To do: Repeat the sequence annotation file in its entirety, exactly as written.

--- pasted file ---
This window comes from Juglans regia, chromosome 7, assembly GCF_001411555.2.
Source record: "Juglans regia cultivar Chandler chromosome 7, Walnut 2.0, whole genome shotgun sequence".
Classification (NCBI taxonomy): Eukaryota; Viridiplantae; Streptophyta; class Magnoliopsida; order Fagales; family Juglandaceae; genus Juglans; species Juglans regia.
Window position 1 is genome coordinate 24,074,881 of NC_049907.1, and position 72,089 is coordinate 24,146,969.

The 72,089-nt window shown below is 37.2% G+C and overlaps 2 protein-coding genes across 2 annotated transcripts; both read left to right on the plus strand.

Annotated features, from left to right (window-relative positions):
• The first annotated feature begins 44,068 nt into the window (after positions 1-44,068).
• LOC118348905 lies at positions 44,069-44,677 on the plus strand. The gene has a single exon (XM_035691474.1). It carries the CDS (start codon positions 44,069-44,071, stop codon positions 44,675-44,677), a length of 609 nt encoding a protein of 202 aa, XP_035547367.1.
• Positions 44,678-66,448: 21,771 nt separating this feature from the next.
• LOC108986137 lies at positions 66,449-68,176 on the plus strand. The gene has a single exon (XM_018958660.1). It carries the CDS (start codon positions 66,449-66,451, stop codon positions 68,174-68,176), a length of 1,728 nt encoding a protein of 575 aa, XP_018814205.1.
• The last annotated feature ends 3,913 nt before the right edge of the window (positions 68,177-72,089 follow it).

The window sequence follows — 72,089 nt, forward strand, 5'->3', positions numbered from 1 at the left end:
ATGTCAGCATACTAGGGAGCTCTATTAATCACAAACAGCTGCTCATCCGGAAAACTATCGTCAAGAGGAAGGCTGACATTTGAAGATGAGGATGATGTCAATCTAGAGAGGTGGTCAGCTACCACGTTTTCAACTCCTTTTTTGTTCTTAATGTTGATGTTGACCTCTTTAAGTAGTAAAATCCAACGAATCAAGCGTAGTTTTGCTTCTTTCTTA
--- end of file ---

This window comes from Juglans regia, chromosome 7, assembly GCF_001411555.2.
Source record: "Juglans regia cultivar Chandler chromosome 7, Walnut 2.0, whole genome shotgun sequence".
Classification (NCBI taxonomy): Eukaryota; Viridiplantae; Streptophyta; class Magnoliopsida; order Fagales; family Juglandaceae; genus Juglans; species Juglans regia.
Window position 1 is genome coordinate 24,074,881 of NC_049907.1, and position 72,089 is coordinate 24,146,969.

The 72,089-nt window shown below is 37.2% G+C and overlaps 2 protein-coding genes across 2 annotated transcripts; both read left to right on the plus strand.

Annotated features, from left to right (window-relative positions):
• The first annotated feature begins 44,068 nt into the window (after positions 1-44,068).
• LOC118348905 lies at positions 44,069-44,677 on the plus strand. The gene has a single exon (XM_035691474.1). It carries the CDS (start codon positions 44,069-44,071, stop codon positions 44,675-44,677), a length of 609 nt encoding a protein of 202 aa, XP_035547367.1.
• Positions 44,678-66,448: 21,771 nt separating this feature from the next.
• LOC108986137 lies at positions 66,449-68,176 on the plus strand. The gene has a single exon (XM_018958660.1). It carries the CDS (start codon positions 66,449-66,451, stop codon positions 68,174-68,176), a length of 1,728 nt encoding a protein of 575 aa, XP_018814205.1.
• The last annotated feature ends 3,913 nt before the right edge of the window (positions 68,177-72,089 follow it).

The window sequence follows — 72,089 nt, forward strand, 5'->3', positions numbered from 1 at the left end:
ATGTCAGCATACTAGGGAGCTCTATTAATCACAAACAGCTGCTCATCCGGAAAACTATCGTCAAGAGGAAGGCTGACATTTGAAGATGAGGATGATGTCAATCTAGAGAGGTGGTCAGCTACCACGTTTTCAACTCCTTTTTTGTTCTTAATGTTGATGTTGACCTCTTTAAGTAGTAAAATCCAACGAATCAAGCGTAGTTTTGCTTCTTTCTTA